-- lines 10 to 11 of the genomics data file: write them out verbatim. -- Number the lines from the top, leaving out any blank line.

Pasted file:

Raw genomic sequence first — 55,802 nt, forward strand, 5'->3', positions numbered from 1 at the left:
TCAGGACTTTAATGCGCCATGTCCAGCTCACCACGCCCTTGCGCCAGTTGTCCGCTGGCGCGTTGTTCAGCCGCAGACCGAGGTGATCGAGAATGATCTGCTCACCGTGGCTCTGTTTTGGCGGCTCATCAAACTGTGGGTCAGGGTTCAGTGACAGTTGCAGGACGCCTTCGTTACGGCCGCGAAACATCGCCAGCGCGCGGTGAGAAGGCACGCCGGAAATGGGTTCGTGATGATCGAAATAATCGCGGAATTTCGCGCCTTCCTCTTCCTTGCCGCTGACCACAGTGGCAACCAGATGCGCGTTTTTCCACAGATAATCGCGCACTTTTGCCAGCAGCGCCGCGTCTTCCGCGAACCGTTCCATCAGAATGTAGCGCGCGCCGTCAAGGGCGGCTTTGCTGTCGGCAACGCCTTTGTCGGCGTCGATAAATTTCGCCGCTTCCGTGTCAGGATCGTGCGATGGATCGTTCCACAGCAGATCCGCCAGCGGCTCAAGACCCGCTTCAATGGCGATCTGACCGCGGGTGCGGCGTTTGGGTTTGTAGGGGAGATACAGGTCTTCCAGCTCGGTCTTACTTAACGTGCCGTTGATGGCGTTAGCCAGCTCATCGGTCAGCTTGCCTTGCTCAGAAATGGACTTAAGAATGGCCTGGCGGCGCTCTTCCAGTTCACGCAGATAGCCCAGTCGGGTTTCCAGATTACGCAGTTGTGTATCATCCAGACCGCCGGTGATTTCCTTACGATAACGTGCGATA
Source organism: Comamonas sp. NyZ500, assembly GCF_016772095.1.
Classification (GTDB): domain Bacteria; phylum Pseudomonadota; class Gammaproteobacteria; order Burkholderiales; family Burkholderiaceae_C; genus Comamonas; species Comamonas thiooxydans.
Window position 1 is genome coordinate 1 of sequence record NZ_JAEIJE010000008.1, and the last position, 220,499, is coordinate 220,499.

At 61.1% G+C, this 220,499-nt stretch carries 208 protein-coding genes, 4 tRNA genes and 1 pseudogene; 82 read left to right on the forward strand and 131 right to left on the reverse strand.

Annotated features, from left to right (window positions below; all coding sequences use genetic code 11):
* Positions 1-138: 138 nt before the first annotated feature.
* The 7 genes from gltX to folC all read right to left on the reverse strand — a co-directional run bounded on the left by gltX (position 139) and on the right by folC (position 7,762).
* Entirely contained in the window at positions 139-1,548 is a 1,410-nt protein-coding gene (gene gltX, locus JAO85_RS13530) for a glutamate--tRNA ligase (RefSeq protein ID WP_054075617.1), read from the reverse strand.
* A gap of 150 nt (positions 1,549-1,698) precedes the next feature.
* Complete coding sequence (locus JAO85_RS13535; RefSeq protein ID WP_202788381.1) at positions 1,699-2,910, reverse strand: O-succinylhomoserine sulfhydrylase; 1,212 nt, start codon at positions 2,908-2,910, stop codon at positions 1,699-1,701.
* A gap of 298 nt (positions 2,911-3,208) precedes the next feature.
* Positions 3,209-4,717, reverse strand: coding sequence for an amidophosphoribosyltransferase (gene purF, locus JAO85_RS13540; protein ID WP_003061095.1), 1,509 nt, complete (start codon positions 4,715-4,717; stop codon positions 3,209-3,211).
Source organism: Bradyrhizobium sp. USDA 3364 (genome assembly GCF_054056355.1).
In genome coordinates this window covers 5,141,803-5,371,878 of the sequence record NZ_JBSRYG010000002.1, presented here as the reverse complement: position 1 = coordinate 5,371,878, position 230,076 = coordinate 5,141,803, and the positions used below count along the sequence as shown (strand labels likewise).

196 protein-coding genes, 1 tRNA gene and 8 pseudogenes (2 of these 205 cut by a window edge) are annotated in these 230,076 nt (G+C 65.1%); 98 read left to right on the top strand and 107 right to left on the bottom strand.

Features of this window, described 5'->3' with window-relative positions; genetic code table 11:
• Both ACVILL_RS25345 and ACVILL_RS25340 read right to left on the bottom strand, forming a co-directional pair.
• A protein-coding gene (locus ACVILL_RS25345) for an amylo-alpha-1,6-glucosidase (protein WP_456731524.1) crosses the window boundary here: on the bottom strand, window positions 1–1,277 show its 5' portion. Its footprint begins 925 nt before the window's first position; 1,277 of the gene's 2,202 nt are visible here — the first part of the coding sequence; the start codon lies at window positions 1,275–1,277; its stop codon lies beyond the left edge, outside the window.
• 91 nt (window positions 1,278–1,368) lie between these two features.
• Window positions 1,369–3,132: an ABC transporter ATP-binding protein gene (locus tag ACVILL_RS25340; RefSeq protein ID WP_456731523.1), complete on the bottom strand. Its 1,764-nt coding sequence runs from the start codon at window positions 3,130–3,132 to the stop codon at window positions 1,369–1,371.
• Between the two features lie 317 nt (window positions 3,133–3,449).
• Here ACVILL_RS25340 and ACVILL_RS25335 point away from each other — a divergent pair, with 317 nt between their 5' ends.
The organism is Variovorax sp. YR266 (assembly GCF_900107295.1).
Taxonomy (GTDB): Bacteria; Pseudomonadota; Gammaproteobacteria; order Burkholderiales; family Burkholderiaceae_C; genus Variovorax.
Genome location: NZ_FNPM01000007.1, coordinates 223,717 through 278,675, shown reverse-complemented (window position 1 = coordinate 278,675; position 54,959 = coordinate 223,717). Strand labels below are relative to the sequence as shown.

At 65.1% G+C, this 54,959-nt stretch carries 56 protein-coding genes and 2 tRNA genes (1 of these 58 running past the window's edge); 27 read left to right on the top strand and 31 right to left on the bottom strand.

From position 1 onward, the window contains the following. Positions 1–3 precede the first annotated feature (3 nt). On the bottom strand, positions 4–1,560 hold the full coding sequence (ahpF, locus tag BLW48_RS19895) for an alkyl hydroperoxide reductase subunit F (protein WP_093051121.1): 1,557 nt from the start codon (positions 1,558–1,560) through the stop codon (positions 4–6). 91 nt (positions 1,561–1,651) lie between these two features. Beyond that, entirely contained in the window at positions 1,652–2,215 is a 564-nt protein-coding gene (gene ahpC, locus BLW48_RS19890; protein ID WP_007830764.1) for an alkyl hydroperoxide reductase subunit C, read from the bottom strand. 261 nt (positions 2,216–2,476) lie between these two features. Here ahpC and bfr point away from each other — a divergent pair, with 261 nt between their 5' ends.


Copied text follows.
* Entirely contained in the window at positions 139-1,548 is a 1,410-nt protein-coding gene (gene gltX, locus JAO85_RS13530) for a glutamate--tRNA ligase (RefSeq protein ID WP_054075617.1), read from the reverse strand.
* A gap of 150 nt (positions 1,549-1,698) precedes the next feature.